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Getting through the tough times

  • Published
  • By Chief Master Sgt. Vicki Gamble
  • 6th Air Mobility Wing command chief
There was a recent suicide in Air Mobility Command. There have been many more in the Air Force since January. This reality leaves many in the Air Force, including me, to wonder why. Are we doing enough as co-workers, supervisors and friends? Are our Airmen given enough training and support to cope with life when things don't go their way?

I've always thought mamas were pretty smart people, especially mine. When my sister and I were growing up we faced lots of adversity in our lives. As a matter of fact, I was always jealous of my friends that had boxes of Barbie dolls, while I only had one. The one I did own was a hand-me-down and was missing most of her "long luxurious hair" because the previous owner had so frivolously chopped it off.

Our social situation or lack thereof often bothered my sister and me. We would lie in bed at night and discuss our very forlorn situation. However, we never spoke of such things around my mama. Mama never tolerated feeling sorry for ourselves. Whenever she caught wind of our despair, my mama would tell us that, "happiness is between your ears." What she meant by that statement was my happiness was controlled by my thoughts. I didn't realize it at the time, but this mantra would help me overcome several hurdles throughout my life.

Many years later, after being in the Air Force for a couple of decades, I made a great friend who was a chief master sergeant and an Air Force combat controller. While talking with him about his Airmen's training I tried to wrap my mind around how someone could put their bodies and brains through such pain and not only survive- but thrive. He said, "Vicki, getting through anything tough on the mind or the body just requires you to get through the moment. The moment only last a little while, but quitting last forever."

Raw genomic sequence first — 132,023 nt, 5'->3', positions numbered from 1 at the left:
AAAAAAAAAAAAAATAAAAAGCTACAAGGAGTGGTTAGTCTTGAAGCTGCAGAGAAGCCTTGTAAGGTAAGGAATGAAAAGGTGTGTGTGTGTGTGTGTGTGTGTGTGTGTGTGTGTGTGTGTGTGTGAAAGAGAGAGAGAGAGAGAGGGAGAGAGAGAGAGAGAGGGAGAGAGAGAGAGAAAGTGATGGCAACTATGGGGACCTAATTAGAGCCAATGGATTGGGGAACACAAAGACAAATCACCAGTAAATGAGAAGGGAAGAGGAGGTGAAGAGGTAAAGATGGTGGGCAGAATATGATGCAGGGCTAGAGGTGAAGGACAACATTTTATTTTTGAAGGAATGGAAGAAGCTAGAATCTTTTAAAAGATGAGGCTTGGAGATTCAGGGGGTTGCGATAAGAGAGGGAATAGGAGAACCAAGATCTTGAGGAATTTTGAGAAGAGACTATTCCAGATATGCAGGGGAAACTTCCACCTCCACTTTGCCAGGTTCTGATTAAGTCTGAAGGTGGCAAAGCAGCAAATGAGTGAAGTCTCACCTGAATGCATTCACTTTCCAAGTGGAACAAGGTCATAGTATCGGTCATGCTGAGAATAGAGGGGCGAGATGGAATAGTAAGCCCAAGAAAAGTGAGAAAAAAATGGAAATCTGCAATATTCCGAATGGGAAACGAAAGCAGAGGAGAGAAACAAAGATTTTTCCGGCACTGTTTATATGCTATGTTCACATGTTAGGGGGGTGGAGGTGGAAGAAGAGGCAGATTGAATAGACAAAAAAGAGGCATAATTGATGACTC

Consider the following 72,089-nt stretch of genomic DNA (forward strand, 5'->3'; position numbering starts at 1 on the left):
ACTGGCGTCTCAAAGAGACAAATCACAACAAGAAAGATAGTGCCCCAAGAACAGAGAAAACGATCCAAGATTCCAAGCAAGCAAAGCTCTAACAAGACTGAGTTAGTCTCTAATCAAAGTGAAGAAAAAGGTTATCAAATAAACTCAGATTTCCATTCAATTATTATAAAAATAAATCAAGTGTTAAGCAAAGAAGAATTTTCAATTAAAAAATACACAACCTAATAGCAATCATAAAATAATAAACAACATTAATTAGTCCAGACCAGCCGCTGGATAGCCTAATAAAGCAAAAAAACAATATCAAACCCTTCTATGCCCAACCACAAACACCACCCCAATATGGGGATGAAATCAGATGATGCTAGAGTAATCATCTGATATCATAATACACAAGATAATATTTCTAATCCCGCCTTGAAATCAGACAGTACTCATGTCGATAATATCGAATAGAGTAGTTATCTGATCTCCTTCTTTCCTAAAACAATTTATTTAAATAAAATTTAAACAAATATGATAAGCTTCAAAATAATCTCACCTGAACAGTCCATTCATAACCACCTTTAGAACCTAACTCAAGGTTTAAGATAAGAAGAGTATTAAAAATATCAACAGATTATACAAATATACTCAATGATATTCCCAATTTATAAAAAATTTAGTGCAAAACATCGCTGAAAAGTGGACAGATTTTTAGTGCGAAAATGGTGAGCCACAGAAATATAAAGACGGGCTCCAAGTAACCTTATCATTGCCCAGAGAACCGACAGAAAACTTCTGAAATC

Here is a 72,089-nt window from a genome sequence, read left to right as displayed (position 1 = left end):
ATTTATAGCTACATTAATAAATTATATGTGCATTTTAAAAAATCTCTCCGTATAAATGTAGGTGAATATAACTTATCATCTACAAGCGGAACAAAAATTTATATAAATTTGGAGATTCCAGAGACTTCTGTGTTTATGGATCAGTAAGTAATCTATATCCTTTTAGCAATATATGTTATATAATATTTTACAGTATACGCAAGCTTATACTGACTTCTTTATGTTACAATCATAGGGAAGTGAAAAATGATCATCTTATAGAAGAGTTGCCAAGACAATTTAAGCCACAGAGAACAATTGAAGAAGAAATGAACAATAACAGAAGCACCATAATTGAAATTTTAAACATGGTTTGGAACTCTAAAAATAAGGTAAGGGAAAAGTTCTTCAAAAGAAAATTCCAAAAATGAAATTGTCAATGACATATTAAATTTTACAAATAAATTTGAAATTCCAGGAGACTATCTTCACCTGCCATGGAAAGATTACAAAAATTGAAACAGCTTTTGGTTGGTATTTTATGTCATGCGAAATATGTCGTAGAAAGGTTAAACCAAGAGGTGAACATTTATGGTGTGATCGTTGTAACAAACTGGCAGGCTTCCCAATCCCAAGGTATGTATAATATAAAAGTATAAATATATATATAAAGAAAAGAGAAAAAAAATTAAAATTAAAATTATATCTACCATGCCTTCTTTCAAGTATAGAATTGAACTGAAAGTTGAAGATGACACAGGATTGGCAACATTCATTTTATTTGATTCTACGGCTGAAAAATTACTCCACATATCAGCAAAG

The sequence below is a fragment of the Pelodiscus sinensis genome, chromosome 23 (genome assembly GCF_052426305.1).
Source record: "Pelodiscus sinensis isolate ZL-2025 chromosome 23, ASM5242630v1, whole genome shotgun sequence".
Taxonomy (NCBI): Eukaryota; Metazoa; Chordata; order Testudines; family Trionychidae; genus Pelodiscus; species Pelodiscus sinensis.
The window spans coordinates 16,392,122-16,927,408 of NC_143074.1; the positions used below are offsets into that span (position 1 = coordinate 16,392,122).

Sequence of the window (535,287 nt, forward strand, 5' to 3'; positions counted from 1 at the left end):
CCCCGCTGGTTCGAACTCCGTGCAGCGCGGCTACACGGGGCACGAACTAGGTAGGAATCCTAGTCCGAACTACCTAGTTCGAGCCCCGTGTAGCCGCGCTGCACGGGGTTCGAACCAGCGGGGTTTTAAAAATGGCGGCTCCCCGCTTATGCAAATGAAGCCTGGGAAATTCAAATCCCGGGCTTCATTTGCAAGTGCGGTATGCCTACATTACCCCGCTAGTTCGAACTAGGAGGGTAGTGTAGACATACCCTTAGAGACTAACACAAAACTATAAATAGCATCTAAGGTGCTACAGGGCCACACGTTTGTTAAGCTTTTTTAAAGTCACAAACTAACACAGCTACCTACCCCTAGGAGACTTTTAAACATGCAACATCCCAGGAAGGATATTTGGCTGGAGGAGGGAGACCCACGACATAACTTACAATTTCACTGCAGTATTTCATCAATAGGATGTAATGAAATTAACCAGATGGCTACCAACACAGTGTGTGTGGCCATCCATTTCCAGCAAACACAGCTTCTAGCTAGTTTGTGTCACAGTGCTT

The thoughts he shared with me reminded me of my mama. Their messages were very similar. Every day is not unicorns and rainbows. Sometimes, life is not fair. Sometimes, feelings can overwhelm you. Sometimes, it seems that no one can possibly understand the terrible events that have happened to you. However, my mama and I would disagree with those thought patterns. You are not alone. Your Air Force family cares about you. You just need to get through the moment. Getting through the moment could mean reaching out for help with a mental health professional, talking to a friend, chaplain or supervisor and reinforcing your coping skills early and often.

Even though your problems seem overwhelming and insurmountable, they are not. Put your problems in perspective. Most are not life threatening and you shouldn't allow them to threaten your happiness and life. You are important to your family, coworkers and the defense of this great country.

Nowadays, I own a couple hundred Barbie dolls complete with houses, cars, pools and even horses. It's sort of childish, but it is my personal material reminder that if I can "just get through the moment," I can accomplish anything.